Dead of winter 2011 when I got the call inviting me to come quickly to Kathmandu to help collar a young male tiger and drive him across the country. This was part of a broader relocation effort to reestablish tigers in their historical range; nobody says no to such a thing. So I jumped on a plane in a Chicago blizzard, flew to Istanbul and then on to Kathmandu, then drove west to Chitwan National Park. I’ll never forget the sound of the tiger’s roar at close range—nor the bulk of his massive paws, the silky softness of his hair, or the long nighttime journey to Bardia National Park.
No accident we were there. It was all part of the 2010 commitment of 13 tiger-range states to double the population of wild tigers by 2022 in an initiative known as Tx2. And today, at the end of that initiative, Nepal’s tiger population has nearly tripled to an estimated 355 individuals. The rise is a result of protecting key habitats and corridors, delivering economic benefits for local communities, and hefty enforcement in support of the country’s laws against wildlife trade. In India, the wild tiger population has more than doubled from its 2008 baseline, and the country is home to about 70% of the world’s wild tigers. Unfortunately, those gains are offset by tiger losses elsewhere—but we still bent the curve. And nine decades of population loss now turns upward with an impressive increase in global population.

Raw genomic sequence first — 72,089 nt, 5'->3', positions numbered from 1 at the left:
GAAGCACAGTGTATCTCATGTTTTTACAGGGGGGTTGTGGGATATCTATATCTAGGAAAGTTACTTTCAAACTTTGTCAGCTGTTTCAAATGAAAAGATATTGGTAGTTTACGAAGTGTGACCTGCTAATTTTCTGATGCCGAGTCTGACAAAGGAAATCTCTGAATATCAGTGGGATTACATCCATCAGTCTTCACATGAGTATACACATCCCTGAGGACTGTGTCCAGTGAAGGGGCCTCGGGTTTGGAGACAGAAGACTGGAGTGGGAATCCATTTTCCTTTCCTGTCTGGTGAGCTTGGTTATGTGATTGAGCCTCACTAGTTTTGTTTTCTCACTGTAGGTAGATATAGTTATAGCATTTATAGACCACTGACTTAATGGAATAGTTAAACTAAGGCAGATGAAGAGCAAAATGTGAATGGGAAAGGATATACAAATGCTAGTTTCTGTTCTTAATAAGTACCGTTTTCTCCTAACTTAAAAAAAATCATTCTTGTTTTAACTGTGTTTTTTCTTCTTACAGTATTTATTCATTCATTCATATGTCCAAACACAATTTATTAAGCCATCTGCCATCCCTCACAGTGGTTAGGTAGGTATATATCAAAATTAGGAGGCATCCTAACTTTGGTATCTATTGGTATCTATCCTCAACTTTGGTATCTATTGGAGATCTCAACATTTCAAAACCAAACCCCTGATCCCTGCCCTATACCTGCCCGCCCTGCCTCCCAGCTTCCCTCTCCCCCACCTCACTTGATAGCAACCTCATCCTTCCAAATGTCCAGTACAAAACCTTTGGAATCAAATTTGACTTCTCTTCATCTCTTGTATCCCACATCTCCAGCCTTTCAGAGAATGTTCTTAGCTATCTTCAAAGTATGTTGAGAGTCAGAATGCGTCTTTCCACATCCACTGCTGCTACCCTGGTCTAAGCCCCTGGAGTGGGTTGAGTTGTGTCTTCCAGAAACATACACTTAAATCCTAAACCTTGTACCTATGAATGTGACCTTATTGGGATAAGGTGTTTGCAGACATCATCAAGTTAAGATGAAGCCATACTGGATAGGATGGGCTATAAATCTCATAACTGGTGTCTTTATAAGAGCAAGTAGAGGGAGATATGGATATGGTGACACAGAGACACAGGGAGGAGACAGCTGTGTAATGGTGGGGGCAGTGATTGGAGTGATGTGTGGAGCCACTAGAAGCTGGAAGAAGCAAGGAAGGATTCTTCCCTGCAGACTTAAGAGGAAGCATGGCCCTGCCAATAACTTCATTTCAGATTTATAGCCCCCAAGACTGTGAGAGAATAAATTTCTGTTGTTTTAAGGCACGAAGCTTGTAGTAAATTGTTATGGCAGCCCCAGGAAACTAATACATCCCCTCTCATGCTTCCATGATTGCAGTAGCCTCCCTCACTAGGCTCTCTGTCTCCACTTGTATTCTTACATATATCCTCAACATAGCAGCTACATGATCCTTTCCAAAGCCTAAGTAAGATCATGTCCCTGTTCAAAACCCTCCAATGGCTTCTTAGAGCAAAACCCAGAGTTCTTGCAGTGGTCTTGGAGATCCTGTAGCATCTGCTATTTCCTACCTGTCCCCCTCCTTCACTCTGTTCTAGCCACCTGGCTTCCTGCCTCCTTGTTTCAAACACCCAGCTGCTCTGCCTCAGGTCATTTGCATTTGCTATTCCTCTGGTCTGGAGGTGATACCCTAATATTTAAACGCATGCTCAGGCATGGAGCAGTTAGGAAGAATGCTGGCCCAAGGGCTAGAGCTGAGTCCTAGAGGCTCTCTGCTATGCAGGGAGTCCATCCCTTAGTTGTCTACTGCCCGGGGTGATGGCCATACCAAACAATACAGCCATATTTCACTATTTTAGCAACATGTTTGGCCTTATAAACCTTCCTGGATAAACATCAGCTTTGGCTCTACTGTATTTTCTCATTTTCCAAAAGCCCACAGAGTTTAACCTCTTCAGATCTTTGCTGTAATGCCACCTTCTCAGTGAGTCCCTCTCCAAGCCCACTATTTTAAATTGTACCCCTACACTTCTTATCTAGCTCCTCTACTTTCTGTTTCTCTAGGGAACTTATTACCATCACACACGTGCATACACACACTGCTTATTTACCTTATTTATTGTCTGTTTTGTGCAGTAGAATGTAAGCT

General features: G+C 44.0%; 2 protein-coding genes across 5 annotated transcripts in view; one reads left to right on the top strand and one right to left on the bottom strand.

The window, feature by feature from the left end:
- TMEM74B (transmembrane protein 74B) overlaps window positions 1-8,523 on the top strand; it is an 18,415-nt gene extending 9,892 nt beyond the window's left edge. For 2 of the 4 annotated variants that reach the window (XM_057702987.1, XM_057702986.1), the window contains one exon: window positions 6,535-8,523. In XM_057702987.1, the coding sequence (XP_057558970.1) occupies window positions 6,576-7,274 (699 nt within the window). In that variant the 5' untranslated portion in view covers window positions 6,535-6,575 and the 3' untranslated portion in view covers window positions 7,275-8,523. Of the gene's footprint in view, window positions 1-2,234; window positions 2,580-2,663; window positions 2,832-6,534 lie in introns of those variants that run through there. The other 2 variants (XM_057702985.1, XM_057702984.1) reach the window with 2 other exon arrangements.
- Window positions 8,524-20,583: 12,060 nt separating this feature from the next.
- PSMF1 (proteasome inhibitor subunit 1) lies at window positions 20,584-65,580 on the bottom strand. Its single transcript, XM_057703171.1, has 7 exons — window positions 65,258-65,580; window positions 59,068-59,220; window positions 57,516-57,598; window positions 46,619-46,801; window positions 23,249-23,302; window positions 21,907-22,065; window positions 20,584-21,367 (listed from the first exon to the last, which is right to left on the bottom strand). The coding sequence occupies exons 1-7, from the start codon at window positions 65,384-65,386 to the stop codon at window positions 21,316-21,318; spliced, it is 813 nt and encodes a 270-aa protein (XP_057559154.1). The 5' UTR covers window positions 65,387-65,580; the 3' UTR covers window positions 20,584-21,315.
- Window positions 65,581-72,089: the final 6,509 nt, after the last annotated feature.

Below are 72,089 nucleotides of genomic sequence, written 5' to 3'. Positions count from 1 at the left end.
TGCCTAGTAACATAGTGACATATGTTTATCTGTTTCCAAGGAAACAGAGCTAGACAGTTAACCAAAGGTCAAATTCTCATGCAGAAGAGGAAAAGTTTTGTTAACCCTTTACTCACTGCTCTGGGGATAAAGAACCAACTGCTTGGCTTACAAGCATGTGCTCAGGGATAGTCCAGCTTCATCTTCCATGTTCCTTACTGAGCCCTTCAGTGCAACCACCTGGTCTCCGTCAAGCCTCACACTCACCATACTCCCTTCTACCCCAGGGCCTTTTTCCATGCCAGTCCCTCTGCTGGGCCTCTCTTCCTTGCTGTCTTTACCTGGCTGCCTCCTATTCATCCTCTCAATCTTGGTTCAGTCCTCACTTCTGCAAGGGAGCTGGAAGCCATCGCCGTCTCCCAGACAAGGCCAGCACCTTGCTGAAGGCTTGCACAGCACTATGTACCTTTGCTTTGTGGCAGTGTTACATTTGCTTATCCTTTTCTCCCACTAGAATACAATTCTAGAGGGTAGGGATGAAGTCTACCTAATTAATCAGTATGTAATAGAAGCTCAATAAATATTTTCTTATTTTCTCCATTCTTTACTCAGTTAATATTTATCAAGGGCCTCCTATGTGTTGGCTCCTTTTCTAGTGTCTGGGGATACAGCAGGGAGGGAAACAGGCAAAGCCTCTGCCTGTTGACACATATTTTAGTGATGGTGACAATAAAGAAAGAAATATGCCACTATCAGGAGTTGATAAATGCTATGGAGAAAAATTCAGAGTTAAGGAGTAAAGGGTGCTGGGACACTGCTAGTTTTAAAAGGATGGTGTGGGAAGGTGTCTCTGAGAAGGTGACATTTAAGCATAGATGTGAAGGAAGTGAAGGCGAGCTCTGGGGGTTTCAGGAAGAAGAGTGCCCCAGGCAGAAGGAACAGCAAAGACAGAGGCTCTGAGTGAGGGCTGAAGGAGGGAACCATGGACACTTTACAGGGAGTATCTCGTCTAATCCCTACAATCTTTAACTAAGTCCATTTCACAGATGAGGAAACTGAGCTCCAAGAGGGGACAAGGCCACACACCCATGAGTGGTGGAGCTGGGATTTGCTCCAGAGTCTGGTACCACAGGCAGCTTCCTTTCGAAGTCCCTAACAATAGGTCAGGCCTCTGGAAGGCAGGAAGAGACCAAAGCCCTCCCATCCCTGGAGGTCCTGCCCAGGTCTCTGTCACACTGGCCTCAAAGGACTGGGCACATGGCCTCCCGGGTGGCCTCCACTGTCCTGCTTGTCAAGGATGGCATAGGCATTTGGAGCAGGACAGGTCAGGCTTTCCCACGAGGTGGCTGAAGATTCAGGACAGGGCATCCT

Nothing inspires imitation like success, and our dream is to repeat Tx2 in Latin America with that continent’s apex predator, Panthera onca—the jaguar. The cat is stealthy, powerful, and generally nocturnal, with a habitat that stretches across 18 countries from northern Mexico to Argentina. The majestic jaguar is a symbol of power for many Latin American cultures. It represents the power of nature and is seen as the protector of the rain forest.